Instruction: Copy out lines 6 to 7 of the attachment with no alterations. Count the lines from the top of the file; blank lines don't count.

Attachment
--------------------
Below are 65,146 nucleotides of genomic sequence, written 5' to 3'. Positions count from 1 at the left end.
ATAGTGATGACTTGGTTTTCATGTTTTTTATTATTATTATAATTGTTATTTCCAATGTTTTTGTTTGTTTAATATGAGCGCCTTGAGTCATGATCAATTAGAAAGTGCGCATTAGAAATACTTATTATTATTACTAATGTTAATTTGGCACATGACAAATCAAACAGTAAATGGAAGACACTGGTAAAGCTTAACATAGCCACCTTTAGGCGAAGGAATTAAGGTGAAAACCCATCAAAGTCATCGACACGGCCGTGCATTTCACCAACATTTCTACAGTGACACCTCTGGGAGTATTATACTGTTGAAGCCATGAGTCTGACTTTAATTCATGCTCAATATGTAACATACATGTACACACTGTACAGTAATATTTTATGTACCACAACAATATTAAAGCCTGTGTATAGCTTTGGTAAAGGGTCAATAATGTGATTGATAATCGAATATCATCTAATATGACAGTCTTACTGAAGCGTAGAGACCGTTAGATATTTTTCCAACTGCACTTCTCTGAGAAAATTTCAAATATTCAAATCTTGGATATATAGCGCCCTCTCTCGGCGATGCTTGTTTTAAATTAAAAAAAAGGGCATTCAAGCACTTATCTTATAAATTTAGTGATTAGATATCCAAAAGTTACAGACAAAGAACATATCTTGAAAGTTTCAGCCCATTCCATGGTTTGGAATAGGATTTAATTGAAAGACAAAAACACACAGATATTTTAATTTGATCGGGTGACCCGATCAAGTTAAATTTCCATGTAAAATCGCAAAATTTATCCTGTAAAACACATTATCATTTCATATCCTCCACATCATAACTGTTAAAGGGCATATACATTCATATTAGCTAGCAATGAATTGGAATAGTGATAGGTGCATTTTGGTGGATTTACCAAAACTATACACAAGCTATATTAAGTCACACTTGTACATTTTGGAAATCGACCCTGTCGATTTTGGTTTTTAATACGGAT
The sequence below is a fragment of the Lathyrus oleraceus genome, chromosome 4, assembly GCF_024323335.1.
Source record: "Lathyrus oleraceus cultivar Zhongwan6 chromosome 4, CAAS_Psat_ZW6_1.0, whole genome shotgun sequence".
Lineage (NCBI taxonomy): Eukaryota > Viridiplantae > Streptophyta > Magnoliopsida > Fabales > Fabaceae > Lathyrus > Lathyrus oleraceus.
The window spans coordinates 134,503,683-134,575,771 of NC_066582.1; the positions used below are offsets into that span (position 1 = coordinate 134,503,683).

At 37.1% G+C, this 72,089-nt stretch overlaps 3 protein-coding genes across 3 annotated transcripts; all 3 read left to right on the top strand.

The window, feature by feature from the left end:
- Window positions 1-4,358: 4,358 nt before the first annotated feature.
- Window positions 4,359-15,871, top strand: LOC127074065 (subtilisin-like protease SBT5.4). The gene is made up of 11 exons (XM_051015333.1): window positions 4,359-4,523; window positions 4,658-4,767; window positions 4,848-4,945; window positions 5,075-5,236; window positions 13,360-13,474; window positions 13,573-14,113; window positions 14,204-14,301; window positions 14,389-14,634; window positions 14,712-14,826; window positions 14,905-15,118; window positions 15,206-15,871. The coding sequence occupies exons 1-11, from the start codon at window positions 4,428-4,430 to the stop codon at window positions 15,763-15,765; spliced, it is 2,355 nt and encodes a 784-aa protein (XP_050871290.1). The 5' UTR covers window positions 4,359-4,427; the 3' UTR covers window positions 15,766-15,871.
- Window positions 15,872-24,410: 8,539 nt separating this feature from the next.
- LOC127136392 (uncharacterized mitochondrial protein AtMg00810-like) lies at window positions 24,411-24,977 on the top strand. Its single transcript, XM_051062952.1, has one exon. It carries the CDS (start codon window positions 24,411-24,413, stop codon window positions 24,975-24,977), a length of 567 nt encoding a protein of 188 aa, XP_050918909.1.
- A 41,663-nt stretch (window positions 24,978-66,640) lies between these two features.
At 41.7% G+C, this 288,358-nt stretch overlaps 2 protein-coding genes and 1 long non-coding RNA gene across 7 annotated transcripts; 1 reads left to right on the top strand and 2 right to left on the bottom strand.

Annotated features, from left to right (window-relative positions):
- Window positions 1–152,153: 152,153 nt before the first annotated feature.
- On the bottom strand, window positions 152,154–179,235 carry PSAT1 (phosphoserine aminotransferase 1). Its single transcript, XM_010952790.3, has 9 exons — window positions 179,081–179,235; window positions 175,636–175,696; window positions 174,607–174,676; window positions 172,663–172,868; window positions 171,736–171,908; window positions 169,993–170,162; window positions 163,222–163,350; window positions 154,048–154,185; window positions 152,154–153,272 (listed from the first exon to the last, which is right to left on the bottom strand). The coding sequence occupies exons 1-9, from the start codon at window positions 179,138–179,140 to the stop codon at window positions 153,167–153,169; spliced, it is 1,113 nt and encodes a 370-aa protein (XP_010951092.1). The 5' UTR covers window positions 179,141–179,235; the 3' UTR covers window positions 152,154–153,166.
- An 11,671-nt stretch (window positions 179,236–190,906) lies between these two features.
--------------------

The window spans coordinates 134,503,683-134,575,771 of NC_066582.1; the positions used below are offsets into that span (position 1 = coordinate 134,503,683).

At 37.1% G+C, this 72,089-nt stretch overlaps 3 protein-coding genes across 3 annotated transcripts; all 3 read left to right on the top strand.